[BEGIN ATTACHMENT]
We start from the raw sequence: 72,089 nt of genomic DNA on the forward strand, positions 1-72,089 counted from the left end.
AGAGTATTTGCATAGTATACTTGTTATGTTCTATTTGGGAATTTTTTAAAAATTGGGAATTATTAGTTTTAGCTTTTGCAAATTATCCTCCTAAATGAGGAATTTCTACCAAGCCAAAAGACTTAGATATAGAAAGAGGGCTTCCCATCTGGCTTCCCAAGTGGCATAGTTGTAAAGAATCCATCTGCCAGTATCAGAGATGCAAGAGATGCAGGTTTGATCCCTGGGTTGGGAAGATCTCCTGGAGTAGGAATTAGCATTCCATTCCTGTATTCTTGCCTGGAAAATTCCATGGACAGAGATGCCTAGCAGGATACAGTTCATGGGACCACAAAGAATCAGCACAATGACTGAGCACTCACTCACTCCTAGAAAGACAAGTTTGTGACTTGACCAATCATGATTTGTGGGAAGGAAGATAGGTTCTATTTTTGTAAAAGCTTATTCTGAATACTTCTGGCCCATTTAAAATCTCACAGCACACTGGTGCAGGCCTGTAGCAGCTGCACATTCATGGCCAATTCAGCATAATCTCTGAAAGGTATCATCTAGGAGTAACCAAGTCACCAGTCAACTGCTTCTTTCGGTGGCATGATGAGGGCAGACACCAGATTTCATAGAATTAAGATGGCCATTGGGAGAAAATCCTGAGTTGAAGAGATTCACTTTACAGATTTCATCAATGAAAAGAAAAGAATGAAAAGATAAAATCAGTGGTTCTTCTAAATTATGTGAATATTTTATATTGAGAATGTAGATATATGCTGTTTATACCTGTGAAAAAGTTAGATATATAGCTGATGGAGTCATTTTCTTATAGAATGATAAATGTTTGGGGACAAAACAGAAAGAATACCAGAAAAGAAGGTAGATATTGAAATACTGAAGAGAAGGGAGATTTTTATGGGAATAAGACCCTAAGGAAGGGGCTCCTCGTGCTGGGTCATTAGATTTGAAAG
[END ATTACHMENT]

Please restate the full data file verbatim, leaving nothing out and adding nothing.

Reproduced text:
We start from the raw sequence: 72,089 nt of genomic DNA on the forward strand, positions 1-72,089 counted from the left end.
AGAGTATTTGCATAGTATACTTGTTATGTTCTATTTGGGAATTTTTTAAAAATTGGGAATTATTAGTTTTAGCTTTTGCAAATTATCCTCCTAAATGAGGAATTTCTACCAAGCCAAAAGACTTAGATATAGAAAGAGGGCTTCCCATCTGGCTTCCCAAGTGGCATAGTTGTAAAGAATCCATCTGCCAGTATCAGAGATGCAAGAGATGCAGGTTTGATCCCTGGGTTGGGAAGATCTCCTGGAGTAGGAATTAGCATTCCATTCCTGTATTCTTGCCTGGAAAATTCCATGGACAGAGATGCCTAGCAGGATACAGTTCATGGGACCACAAAGAATCAGCACAATGACTGAGCACTCACTCACTCCTAGAAAGACAAGTTTGTGACTTGACCAATCATGATTTGTGGGAAGGAAGATAGGTTCTATTTTTGTAAAAGCTTATTCTGAATACTTCTGGCCCATTTAAAATCTCACAGCACACTGGTGCAGGCCTGTAGCAGCTGCACATTCATGGCCAATTCAGCATAATCTCTGAAAGGTATCATCTAGGAGTAACCAAGTCACCAGTCAACTGCTTCTTTCGGTGGCATGATGAGGGCAGACACCAGATTTCATAGAATTAAGATGGCCATTGGGAGAAAATCCTGAGTTGAAGAGATTCACTTTACAGATTTCATCAATGAAAAGAAAAGAATGAAAAGATAAAATCAGTGGTTCTTCTAAATTATGTGAATATTTTATATTGAGAATGTAGATATATGCTGTTTATACCTGTGAAAAAGTTAGATATATAGCTGATGGAGTCATTTTCTTATAGAATGATAAATGTTTGGGGACAAAACAGAAAGAATACCAGAAAAGAAGGTAGATATTGAAATACTGAAGAGAAGGGAGATTTTTATGGGAATAAGACCCTAAGGAAGGGGCTCCTCGTGCTGGGTCATTAGATTTGAAAG